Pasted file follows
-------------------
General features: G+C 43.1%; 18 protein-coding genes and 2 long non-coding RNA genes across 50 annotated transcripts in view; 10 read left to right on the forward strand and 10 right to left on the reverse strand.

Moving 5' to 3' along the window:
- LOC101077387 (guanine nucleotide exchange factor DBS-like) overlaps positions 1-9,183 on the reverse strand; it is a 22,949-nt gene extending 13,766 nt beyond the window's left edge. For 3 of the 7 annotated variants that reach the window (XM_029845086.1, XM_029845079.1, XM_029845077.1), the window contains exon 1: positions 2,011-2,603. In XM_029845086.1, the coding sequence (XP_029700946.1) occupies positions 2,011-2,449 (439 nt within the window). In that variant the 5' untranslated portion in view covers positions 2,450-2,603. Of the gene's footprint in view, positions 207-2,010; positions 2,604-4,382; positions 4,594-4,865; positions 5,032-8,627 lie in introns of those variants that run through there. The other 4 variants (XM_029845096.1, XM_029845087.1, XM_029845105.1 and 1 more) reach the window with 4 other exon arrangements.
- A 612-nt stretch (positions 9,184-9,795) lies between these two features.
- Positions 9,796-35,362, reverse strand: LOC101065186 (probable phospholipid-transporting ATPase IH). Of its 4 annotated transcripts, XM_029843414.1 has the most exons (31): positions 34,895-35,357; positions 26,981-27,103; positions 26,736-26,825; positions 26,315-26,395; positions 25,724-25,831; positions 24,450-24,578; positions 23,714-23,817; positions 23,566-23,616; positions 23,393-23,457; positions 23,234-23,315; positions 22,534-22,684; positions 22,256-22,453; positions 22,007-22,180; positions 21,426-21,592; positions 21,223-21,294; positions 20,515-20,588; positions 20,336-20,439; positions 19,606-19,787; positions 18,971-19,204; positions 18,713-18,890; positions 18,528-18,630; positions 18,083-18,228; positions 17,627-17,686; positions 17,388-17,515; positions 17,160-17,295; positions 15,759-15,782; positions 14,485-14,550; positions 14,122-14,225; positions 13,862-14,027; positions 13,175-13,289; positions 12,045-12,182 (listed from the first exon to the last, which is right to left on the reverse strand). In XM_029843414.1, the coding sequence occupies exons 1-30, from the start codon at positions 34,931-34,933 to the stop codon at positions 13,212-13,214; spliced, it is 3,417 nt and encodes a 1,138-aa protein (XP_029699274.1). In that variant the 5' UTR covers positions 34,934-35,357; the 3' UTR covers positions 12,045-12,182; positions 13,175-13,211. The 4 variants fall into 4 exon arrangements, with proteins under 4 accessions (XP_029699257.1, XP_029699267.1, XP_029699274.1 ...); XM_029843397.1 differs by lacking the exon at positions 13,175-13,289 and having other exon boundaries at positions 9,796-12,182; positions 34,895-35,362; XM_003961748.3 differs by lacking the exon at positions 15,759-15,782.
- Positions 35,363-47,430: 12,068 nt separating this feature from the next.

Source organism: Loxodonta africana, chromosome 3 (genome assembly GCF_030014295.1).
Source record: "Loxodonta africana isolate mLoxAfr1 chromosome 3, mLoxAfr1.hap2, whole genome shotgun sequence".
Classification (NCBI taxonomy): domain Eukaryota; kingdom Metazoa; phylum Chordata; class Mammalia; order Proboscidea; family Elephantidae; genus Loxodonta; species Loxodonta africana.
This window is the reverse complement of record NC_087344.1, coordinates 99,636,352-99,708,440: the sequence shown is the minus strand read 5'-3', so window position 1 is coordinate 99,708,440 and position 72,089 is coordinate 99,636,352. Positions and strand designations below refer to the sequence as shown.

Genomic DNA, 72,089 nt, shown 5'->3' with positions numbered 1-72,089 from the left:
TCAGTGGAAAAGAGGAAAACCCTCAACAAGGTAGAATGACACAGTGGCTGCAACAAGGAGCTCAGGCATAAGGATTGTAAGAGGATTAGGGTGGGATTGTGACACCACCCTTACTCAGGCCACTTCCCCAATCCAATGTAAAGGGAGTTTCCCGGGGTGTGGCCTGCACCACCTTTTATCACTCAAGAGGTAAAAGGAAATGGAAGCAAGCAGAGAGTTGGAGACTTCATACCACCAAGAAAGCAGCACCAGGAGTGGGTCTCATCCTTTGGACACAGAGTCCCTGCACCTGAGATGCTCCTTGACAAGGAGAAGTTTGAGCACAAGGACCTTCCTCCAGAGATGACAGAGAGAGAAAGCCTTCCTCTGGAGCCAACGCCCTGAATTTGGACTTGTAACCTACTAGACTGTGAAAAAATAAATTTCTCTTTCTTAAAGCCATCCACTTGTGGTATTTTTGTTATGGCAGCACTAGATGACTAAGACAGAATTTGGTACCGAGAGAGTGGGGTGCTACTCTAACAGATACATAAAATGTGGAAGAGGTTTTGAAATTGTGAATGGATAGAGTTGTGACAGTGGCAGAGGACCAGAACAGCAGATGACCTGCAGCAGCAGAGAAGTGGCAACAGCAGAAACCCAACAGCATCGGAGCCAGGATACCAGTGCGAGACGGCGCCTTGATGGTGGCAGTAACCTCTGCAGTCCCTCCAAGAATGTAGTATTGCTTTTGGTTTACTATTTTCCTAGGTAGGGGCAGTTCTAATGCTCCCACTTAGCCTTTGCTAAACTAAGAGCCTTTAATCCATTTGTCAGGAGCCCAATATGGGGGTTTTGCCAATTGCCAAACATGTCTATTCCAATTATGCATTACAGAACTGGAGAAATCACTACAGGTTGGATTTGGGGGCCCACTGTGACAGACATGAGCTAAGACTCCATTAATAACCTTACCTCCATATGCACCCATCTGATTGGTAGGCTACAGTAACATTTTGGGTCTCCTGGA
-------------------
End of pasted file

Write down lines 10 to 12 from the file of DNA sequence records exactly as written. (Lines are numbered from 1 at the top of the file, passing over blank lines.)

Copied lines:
This window is the reverse complement of record NC_087344.1, coordinates 99,636,352-99,708,440: the sequence shown is the minus strand read 5'-3', so window position 1 is coordinate 99,708,440 and position 72,089 is coordinate 99,636,352. Positions and strand designations below refer to the sequence as shown.

Genomic DNA, 72,089 nt, shown 5'->3' with positions numbered 1-72,089 from the left:
TCAGTGGAAAAGAGGAAAACCCTCAACAAGGTAGAATGACACAGTGGCTGCAACAAGGAGCTCAGGCATAAGGATTGTAAGAGGATTAGGGTGGGATTGTGACACCACCCTTACTCAGGCCACTTCCCCAATCCAATGTAAAGGGAGTTTCCCGGGGTGTGGCCTGCACCACCTTTTATCACTCAAGAGGTAAAAGGAAATGGAAGCAAGCAGAGAGTTGGAGACTTCATACCACCAAGAAAGCAGCACCAGGAGTGGGTCTCATCCTTTGGACACAGAGTCCCTGCACCTGAGATGCTCCTTGACAAGGAGAAGTTTGAGCACAAGGACCTTCCTCCAGAGATGACAGAGAGAGAAAGCCTTCCTCTGGAGCCAACGCCCTGAATTTGGACTTGTAACCTACTAGACTGTGAAAAAATAAATTTCTCTTTCTTAAAGCCATCCACTTGTGGTATTTTTGTTATGGCAGCACTAGATGACTAAGACAGAATTTGGTACCGAGAGAGTGGGGTGCTACTCTAACAGATACATAAAATGTGGAAGAGGTTTTGAAATTGTGAATGGATAGAGTTGTGACAGTGGCAGAGGACCAGAACAGCAGATGACCTGCAGCAGCAGAGAAGTGGCAACAGCAGAAACCCAACAGCATCGGAGCCAGGATACCAGTGCGAGACGGCGCCTTGATGGTGGCAGTAACCTCTGCAGTCCCTCCAAGAATGTAGTATTGCTTTTGGTTTACTATTTTCCTAGGTAGGGGCAGTTCTAATGCTCCCACTTAGCCTTTGCTAAACTAAGAGCCTTTAATCCATTTGTCAGGAGCCCAATATGGGGGTTTTGCCAATTGCCAAACATGTCTATTCCAATTATGCATTACAGAACTGGAGAAATCACTACAGGTTGGATTTGGGGGCCCACTGTGACAGACATGAGCTAAGACTCCATTAATAACCTTACCTCCATATGCACCCATCTGATTGGTAGGCTACAGTAACATTTTGGGTCTCCTGGA